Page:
SINGAPORE: The owner of well-known restaurant Zam Zam was found guilty on Friday (Mar 6), along with a business associate, of hiring a hitman to slash a man from a rival eatery.
The judge said the case was all about business rivalry, in a feud between the Zam Zam and Victory restaurants in North Bridge Road. He highlighted how the two establishments, both of which were founded in the early part of the twentieth century, have been feuding for almost 100 years.
The owner of Zam Zam, 49-year-old Zackeer Abbass Khan, conspired with several others to have Victory restaurant supervisor Liakath Ali Mohamed Ibrahim slashed and scarred.
He had instructed business associate and long-time friend Anwer Ambiya Kadir Maideen, 50, to procure an attack on the victim, offering money to get the job done.
Anwer then hired secret society member Joshua Navindran Surainthiran to slash the victim's face with a knife on Aug 26, 2015.
The victim was left with a permanent scar, and Joshua was sentenced to six-and-a-half years' jail and six strokes of the cane in 2016 for several charges in relation to the case.
District Judge Mathew Joseph found both Zackeer and Anwer guilty of conspiring to voluntarily cause grievous hurt after a long-running trial, saying the prosecution had proven its case.
Zackeer was convicted of an additional charge of criminal intimidation, while Anwer faces other charges of being in a secret society.
Judge Joseph said the case was all about business rivalry.
"Business rivalry is a common occurrence," he said. "It's part of everyday commerce and it is to be taken in its stride.
"In the case of Victory and Zam Zam restaurants, both are household names in Singapore," the judge said, adding that their rivalry has spanned almost 100 years.
"This is not surprising as murtabak is a very popular and tasty food item eaten at all times of the day and night in Singapore."
The judge said it was unfortunate that the feud had erupted over a failed business venture, and the two restaurants began engaging in the "persistent touting of patrons".
This resulted in more tensions between the management and staff at both restaurants.
The prosecution had said the enmity between Zackeer and the victim was deep-rooted and transcended the business rivalry between the two restaurants.
It dated back to 2005, when both men were business partners. The business failed and Zackeer blamed the victim for being sued and "cheated" of S$80,000.
When the victim joined the rival Victory restaurant, he created problems for Zackeer's new business, pulling customers away and reporting his staff to authorities.
Things came to a head on Aug 22, 2015, when the police went to both restaurants and advised them to refrain from touting.
Zackeer believed that his victim had set him up and ratted on Zam Zam employees to the police.
Incensed, he threatened the victim loudly in Tamil: "I see how you will work here and within one week I will either hit or kill you."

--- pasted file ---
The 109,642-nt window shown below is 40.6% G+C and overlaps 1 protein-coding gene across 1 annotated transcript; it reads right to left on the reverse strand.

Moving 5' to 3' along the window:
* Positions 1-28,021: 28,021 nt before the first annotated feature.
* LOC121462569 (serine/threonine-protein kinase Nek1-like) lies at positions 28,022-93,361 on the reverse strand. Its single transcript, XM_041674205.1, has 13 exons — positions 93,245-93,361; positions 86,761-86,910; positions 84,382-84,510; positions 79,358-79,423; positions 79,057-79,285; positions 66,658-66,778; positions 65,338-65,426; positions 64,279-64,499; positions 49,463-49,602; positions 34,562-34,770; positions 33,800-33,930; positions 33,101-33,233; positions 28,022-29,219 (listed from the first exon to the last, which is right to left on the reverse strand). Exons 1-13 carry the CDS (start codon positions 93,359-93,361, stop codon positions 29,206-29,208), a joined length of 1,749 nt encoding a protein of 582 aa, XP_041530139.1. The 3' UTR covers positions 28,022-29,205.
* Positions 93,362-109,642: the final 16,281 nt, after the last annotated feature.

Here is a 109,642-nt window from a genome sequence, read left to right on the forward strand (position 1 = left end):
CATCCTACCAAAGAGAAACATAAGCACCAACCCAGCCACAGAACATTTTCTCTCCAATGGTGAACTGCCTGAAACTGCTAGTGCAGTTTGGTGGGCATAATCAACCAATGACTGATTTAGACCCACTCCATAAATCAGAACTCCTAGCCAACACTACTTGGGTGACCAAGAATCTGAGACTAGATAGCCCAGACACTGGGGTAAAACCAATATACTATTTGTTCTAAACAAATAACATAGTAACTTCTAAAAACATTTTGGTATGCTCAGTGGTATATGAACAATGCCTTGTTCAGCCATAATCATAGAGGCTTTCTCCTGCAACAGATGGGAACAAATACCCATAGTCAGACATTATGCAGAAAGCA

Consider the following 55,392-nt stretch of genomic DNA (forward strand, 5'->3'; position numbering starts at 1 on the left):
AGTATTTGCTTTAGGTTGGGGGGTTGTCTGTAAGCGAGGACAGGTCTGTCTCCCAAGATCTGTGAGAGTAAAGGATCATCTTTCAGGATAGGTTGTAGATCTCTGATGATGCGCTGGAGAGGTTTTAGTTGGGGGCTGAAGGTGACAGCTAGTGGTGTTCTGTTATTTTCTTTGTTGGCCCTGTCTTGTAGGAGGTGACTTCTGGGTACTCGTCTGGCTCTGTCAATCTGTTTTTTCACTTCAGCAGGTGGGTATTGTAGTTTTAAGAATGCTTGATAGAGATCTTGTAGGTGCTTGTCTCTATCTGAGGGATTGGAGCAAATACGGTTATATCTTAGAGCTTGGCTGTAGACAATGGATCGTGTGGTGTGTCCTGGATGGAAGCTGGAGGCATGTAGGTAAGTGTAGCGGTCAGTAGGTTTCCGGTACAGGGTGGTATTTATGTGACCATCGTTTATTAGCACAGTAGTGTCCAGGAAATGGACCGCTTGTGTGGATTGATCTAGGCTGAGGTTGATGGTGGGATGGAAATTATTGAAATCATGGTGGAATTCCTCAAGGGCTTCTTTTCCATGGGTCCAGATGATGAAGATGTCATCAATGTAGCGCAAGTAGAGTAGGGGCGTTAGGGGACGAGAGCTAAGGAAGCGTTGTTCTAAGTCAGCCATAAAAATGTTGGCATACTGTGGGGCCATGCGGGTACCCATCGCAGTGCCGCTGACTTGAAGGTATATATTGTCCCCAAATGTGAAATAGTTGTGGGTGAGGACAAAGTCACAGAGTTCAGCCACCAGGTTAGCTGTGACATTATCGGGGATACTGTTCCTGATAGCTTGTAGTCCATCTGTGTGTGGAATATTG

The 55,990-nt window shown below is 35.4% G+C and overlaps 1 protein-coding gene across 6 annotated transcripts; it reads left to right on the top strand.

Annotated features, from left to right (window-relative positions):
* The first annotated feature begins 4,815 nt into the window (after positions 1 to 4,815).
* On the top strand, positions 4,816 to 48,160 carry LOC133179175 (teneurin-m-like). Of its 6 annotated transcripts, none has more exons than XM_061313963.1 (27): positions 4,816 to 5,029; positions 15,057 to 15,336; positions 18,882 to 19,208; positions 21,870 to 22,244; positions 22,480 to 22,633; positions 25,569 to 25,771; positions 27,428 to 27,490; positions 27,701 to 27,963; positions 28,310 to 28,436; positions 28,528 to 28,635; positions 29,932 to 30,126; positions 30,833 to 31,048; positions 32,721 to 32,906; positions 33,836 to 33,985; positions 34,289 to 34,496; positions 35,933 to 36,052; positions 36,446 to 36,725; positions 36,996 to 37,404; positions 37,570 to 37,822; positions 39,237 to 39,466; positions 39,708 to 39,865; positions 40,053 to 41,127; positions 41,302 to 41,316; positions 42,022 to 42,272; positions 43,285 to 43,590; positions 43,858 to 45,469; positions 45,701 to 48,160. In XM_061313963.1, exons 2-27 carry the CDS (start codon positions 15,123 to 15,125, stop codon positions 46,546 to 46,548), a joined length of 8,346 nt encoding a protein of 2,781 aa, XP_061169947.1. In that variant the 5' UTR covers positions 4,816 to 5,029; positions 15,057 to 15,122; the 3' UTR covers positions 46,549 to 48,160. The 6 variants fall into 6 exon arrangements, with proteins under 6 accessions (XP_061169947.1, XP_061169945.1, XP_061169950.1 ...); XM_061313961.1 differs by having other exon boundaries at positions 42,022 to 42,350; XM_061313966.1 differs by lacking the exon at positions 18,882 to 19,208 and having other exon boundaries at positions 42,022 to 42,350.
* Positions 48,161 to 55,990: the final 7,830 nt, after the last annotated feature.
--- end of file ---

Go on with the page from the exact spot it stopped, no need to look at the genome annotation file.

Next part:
He also called out angrily to the senior Victory restaurant manager, saying: "I'll see how you carry on your business here."
Zackeer contacted Anwer, who told Joshua to slash the victim's face within a week, leaving a scar that would be a permanent reminder of "the terrible fate that awaited them should they incur Zackeer's wrath", the prosecution said.
In his verdict, Judge Joseph said he found several witnesses unreliable, retracting the statements they had given to the police pointing to the accused persons' guilt, and giving different versions of events.
In particular, he found Joshua, who was taken to court to testify in the case while serving his own sentence, "shifty with his answers".
His brother was also accused at one point, so he had an incentive to absolve him and the other accused by taking the blame on himself, said the judge.
"Zackeer being rich and influential - he could and would take care of Joshua after his release from prison," said the judge. "Joshua certainly would have been alive to these common human considerations."
He said he observed Joshua carefully while the latter was on the stand, and noted that he was making eye contact with and signalling to his brother.
The judge noted a text message exchanged between Zackeer and Anwer, that said: "As long as tomorrow got news the guy get something in the face."
There was also a reference that Joshua would "get more" as long as the victim got "something in the face".
Soon after this, Joshua slashed the victim.
He said Zackeer was not a credible witness, with inconsistent evidence, and said he was satisfied that Zackeer was the prime mover and mastermind behind the attack.
The judge rejected the defence's arguments that the accused had wanted to give only a verbal warning to the victim, and that Joshua had come up with the idea to slash him himself.
Zackeer was defended by Sarbrinder Singh, while Anwer was represented by Peter Keith Fernando.
Both parties will return to court for sentencing on Apr 13.
For voluntarily causing grievous hurt by a cutting instrument, the men face up to 15 years' jail, with the possibility of caning and a fine.